After spending Labor Day weekend in London with the family, I walk back into work around 8:30 AM. Say hi to a few coworkers, get settled, answer some questions about the trip, all the normal stuff. Then I see Erik. The first words out of his mouth were “Want to go to Singapore next weekend?” and my automatic response was “Sure!” I was serious, but what I didn’t know was that he was serious as well. So we head up to the room that Alex is sitting in, and then they start talking about these tickets they found and how Alex needs the mileage to make Platinum status on United. By 11 AM, we had booked $600 tickets and would be traveling for 3.5 days total, all to spend 2 days in Singapore. And we could not have been more excited. It was going to take a cab, a train, another train, and two planes to get us there – the timing was so tight that we decided it was going to be a “backpacks only” trip. We were so far back in economy that there was no chance of getting carry-ons in the overhead storage anyway.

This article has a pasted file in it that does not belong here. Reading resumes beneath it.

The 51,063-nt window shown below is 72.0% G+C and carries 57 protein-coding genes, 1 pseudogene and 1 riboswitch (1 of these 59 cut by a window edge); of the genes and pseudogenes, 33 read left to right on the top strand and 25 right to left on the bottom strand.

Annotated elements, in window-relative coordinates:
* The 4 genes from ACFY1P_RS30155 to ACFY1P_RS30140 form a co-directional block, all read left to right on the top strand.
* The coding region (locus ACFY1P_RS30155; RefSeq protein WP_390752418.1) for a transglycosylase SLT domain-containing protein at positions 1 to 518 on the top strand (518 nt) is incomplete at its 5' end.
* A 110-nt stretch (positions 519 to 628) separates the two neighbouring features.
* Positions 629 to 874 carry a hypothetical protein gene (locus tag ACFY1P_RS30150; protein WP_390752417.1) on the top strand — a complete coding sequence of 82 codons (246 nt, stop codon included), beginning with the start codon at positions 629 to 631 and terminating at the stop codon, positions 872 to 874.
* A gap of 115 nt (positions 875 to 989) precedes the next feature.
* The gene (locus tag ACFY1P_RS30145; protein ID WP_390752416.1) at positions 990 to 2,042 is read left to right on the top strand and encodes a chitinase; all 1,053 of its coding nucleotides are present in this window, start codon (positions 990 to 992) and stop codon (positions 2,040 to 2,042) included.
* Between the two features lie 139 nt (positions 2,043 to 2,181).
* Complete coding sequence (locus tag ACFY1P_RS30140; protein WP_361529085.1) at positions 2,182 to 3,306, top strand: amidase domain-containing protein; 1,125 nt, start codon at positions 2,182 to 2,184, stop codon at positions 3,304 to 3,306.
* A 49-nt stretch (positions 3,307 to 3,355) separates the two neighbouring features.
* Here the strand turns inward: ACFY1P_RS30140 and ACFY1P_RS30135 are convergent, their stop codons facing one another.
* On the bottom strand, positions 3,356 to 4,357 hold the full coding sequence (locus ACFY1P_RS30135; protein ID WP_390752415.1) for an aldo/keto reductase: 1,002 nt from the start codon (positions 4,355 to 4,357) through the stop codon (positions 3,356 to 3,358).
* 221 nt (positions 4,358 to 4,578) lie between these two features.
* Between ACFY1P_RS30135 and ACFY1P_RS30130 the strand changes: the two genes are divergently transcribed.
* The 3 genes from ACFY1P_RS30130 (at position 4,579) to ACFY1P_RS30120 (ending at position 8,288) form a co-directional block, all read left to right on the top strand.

We researched and planned out an extensive vitamin regimen to help us combat the jet lag and keep us going during our time there – the last thing we wanted was to be falling asleep in the middle of the day. We found a ridiculously cheap hostel that would give us a private room for all of us and was located within walking distance of plenty of restaurants and bars, and the F1 Grand Prix was happening that weekend! It was all falling into place so easily. And all with only 8 days of prep time. I had little experience with Asia, my only other foray into the Orient being an all too brief stint in China in 2015, and the boys had never left the east coast. It was like the blind and their one-eyed king. (Ok, that’s a lie, they’ve both left the country. But never to Asia.)